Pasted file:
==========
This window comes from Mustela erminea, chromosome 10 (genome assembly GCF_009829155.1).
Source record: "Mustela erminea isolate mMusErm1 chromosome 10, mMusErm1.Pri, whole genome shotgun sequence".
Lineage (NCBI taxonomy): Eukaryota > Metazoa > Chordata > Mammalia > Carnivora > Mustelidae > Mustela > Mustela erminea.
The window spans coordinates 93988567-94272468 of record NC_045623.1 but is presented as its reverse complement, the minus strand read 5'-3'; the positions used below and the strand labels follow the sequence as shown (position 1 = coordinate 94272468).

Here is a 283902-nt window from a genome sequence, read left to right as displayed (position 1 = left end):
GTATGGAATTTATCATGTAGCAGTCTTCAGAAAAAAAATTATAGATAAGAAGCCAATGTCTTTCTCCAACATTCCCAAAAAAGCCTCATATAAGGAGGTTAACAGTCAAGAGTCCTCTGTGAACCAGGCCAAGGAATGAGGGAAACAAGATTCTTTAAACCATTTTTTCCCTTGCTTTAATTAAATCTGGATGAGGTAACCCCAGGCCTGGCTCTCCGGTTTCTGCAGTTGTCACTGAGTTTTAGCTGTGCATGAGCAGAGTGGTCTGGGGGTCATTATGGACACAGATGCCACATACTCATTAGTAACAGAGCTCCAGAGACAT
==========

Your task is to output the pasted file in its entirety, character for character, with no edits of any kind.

This window comes from Mustela erminea, chromosome 10 (genome assembly GCF_009829155.1).
Source record: "Mustela erminea isolate mMusErm1 chromosome 10, mMusErm1.Pri, whole genome shotgun sequence".
Lineage (NCBI taxonomy): Eukaryota > Metazoa > Chordata > Mammalia > Carnivora > Mustelidae > Mustela > Mustela erminea.
The window spans coordinates 93988567-94272468 of record NC_045623.1 but is presented as its reverse complement, the minus strand read 5'-3'; the positions used below and the strand labels follow the sequence as shown (position 1 = coordinate 94272468).

Here is a 283902-nt window from a genome sequence, read left to right as displayed (position 1 = left end):
GTATGGAATTTATCATGTAGCAGTCTTCAGAAAAAAAATTATAGATAAGAAGCCAATGTCTTTCTCCAACATTCCCAAAAAAGCCTCATATAAGGAGGTTAACAGTCAAGAGTCCTCTGTGAACCAGGCCAAGGAATGAGGGAAACAAGATTCTTTAAACCATTTTTTCCCTTGCTTTAATTAAATCTGGATGAGGTAACCCCAGGCCTGGCTCTCCGGTTTCTGCAGTTGTCACTGAGTTTTAGCTGTGCATGAGCAGAGTGGTCTGGGGGTCATTATGGACACAGATGCCACATACTCATTAGTAACAGAGCTCCAGAGACAT